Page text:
The Department of Communications and Digital Technologies (DCDT) has embarked on a process to develop Data and Cloud Policy as one of the enablers of the digital economy.
Addressing the virtual colloquium on the Draft Data and Cloud Policy on Friday, Minister of Communication and Digital Technologies, Stella Ndabeni-Abrahams, emphasised the importance of building a digital economy, as it presents opportunities to create jobs.
“The digital economy is driven by digitalisation, which is the use of digital technologies and digitised data to impact how work gets done, transform how customers and companies engage and interact, and create new (digital) revenue streams.
“We believe data is the critical asset to set the digital economy in motion. We therefore did not decide to develop the Data and Cloud Policy to control and direct how it should be used, but rather as an enabler for social and economic development,” Ndabeni-Abrahams said.
With skills development being a critical intervention to enable economic participation and inclusion, the policy reinforces the issue of skills and capacity development at different levels, including government to create a digitally transformed society through the implementation of National Digital and Future Skills Strategy published by the department in 2020.
“As government, we also recognise the importance and availability of skills that exist outside State institutions, hence the policy proposal about the Data Advisory Council that will draw experts from government, private sector and academia, among others, to contribute towards certain aspects of data governance, including the development of standards relating to the management of data,” the Minister said.
Ndabeni-Abrahams said the digital economy evolves at a faster pace and has the potential to render many innovations that are obsolete within a short period.
“The policy asserts the role of the Department of Science and Innovation to lead South Africa Research and Development in collaboration with the department to accelerate inclusive economic growth, make the economy more competitive and improve people’s daily lives.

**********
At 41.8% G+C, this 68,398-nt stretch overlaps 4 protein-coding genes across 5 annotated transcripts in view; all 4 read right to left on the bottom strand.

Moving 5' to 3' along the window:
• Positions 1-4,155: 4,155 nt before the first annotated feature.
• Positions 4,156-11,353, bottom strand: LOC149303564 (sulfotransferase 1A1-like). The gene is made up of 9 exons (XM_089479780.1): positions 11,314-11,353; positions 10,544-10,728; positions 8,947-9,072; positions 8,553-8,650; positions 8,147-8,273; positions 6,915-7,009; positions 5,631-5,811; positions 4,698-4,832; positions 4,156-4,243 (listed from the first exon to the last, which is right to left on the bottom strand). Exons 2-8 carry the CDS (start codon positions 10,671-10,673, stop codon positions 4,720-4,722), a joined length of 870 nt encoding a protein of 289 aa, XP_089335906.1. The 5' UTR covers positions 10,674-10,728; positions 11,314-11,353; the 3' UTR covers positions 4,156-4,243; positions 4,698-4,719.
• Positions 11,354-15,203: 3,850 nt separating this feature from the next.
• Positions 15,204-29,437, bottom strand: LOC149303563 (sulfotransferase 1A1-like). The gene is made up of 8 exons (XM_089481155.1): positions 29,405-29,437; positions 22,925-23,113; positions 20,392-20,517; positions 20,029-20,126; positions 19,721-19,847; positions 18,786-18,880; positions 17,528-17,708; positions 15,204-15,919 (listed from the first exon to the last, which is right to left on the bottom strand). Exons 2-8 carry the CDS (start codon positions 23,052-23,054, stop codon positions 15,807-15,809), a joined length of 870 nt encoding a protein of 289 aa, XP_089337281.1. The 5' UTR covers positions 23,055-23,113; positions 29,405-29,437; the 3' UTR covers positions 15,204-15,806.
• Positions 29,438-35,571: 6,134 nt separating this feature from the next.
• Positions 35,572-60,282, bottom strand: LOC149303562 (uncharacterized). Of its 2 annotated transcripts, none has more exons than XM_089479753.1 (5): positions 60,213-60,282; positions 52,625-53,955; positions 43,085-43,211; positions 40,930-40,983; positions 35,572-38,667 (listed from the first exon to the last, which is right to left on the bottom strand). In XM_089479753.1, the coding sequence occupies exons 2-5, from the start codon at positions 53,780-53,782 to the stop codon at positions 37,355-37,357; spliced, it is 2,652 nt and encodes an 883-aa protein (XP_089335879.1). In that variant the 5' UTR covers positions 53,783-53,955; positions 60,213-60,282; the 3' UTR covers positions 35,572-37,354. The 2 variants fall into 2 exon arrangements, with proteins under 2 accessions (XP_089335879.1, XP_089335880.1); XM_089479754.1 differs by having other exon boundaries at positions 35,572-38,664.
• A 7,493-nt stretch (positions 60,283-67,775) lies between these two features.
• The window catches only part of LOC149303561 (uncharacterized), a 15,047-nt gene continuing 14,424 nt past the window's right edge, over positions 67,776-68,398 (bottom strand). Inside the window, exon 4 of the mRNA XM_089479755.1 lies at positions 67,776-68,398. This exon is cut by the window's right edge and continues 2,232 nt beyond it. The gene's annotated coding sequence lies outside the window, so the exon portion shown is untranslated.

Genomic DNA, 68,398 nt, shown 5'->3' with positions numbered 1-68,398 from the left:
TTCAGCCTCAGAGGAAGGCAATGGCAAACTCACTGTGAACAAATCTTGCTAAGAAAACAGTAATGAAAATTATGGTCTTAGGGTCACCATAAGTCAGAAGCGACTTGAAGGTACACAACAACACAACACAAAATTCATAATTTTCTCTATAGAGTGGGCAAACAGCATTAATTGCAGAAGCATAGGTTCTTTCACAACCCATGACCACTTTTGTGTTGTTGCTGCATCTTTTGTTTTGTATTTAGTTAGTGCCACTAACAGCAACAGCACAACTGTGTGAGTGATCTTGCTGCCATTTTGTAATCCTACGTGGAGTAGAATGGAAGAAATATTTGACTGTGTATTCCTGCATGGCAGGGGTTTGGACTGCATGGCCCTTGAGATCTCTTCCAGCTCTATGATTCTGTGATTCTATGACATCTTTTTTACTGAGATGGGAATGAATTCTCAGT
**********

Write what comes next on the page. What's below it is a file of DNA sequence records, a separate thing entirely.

“The policy further, propose the establishment of a dedicated research and development capacity, which is critical for the development of human capital to derive value from data and cloud and the establishment of world standard and reliable cyber-infrastructure,” the Minister said.
She said the draft Data and Cloud Policy is also about reinforcing the acceleration of the rollout of digital infrastructure to reinforce a connected society.
“It is also about the storage and, processing and digitisation of government data to create access for citizens, emerging businesses, government and even the private sector.
“The government data referred to must be accessed data in useable form to innovate, develop digital products and services that improve the way we do business, interact with government and each other, support evidence-based policy-making and ultimately enhance service delivery by government,” the Minister said.
Furthermore, it is about creating a feasible environment for data sharing and interoperability to strengthen cooperation and collaboration among government departments and state-owned enterprises to satisfy the unlimited needs of government and citizens.
“The cooperation and collaboration is done through optimization of existing capacities and capabilities of other government and government institutions to create required capacity for data collection, storage and processing.
The draft policy also recognizes the need for data security and protection, hence its reinforcement of Cybersecurity protection of personal information, including the recommendation for review where necessary to support data protection and security and a data driven economy. It is about recognition of what already exists and implementing necessary enhancements to make it better,” she said.
The Minister clarified the issue of data localisation by stating that government has a responsibility to the security and sovereignty of the Republic.
“… As such, we unapologetically insist that Critical Information Infrastructure data (all ICT systems, data systems, databases, networks (including people, buildings, facilities and processes), that are fundamental to the effective operation of the Republic be stored within the borders of South Africa.
“Kindly also note that there is no intention to force the private sector to store their data in the High-Performance Computing Data Processing Centre. We are clearly indicating that government data will be stored there, while we strengthen and preserve the confidentiality and security of the stored data in a manner that will encourage other parties to store their data there,” the Minister said.